I’ve used this example about monothesism to make the point that historically there have been intellectual structures that limit the range of things that can be produced and called Christian. To pretend that no formal intellectual structures exist—or that such limits have never existed—is intellectually dishonest. I identified some of these formal intellectual structures in Divine Variations and showed their effects in modern science and medicine, but I did not presume to have written an account of the essence of Christianity.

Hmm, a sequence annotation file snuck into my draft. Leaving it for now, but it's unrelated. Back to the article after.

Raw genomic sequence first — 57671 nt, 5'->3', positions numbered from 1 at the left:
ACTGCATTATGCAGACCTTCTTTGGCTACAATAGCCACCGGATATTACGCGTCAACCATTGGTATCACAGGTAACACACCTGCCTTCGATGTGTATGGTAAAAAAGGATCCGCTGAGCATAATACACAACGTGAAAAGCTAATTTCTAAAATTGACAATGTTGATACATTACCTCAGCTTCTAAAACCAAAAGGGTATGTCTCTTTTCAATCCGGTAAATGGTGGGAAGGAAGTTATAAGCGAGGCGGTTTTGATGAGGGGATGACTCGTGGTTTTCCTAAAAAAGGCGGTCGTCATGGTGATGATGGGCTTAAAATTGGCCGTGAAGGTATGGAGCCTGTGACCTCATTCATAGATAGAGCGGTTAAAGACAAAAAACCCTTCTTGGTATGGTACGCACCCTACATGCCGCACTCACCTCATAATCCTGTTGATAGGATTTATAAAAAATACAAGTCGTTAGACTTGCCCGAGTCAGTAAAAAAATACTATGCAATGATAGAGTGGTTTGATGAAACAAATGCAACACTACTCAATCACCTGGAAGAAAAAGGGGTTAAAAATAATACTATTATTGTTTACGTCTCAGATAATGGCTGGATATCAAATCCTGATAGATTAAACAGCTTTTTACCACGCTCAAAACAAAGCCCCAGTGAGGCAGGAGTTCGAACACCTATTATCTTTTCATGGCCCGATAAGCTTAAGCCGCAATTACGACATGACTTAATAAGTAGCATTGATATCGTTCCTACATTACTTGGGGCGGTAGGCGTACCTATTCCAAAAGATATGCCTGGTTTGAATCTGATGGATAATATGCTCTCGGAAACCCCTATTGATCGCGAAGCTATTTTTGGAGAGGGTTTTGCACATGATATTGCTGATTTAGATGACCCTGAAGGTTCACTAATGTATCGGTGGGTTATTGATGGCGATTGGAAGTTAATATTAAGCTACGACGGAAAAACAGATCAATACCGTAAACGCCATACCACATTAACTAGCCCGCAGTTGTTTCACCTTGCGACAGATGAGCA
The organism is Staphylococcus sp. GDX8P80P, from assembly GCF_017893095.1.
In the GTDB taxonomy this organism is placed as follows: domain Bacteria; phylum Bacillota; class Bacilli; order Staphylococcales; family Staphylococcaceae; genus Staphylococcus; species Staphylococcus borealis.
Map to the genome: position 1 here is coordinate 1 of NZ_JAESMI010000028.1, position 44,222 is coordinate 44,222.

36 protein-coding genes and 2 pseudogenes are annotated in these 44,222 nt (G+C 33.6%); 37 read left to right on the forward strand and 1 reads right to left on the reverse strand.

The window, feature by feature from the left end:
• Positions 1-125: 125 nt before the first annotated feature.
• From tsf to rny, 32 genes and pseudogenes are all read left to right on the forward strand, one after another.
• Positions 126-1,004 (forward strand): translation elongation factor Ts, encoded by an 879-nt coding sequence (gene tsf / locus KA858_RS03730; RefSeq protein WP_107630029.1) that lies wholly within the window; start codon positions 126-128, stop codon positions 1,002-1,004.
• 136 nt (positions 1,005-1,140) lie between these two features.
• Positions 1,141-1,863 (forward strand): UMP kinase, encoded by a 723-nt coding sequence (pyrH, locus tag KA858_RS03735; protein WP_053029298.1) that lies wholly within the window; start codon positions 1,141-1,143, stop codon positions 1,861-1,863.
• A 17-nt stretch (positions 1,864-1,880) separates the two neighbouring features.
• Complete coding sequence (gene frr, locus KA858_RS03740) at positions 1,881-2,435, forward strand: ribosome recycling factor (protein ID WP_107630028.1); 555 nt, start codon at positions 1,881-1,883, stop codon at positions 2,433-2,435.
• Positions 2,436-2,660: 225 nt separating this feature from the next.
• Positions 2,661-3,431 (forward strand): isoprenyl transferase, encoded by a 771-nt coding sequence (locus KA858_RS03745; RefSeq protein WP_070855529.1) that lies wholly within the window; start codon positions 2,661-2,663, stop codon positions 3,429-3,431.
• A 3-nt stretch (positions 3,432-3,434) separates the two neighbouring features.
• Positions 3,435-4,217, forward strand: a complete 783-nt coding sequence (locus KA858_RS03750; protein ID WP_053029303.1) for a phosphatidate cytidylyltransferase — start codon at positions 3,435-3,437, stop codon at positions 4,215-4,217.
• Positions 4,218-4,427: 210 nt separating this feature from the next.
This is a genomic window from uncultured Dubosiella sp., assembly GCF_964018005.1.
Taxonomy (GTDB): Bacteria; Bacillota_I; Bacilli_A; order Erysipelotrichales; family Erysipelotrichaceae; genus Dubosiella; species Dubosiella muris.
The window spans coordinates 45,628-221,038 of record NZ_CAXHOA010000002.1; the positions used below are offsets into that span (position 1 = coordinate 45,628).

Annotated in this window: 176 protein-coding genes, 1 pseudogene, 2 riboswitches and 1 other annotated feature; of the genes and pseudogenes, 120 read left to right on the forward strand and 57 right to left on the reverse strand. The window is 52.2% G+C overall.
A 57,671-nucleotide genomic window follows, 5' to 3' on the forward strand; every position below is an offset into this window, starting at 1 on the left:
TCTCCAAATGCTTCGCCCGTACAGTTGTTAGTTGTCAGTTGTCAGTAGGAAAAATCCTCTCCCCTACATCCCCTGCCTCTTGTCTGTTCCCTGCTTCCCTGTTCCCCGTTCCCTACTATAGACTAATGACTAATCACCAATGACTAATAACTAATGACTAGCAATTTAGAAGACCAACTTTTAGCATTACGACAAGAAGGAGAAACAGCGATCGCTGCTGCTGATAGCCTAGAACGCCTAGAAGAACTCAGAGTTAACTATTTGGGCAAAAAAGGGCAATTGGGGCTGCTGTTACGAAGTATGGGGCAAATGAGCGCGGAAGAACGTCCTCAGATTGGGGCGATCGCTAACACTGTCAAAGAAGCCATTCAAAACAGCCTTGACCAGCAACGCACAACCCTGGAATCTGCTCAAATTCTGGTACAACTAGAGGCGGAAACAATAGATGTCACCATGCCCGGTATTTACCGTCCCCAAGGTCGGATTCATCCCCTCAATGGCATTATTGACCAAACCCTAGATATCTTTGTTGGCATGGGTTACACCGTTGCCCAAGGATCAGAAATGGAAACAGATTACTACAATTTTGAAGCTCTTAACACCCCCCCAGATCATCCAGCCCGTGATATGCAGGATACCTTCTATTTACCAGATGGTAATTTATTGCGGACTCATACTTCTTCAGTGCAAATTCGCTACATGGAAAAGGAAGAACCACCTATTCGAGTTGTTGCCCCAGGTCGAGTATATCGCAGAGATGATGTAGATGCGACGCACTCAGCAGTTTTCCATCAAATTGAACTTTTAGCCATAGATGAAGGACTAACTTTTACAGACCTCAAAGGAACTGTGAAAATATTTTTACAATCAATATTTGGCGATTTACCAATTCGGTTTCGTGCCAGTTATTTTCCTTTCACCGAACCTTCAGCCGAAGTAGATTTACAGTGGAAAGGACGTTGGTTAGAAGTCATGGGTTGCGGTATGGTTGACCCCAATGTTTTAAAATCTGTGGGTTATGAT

The Problem with Darwin and Monogenism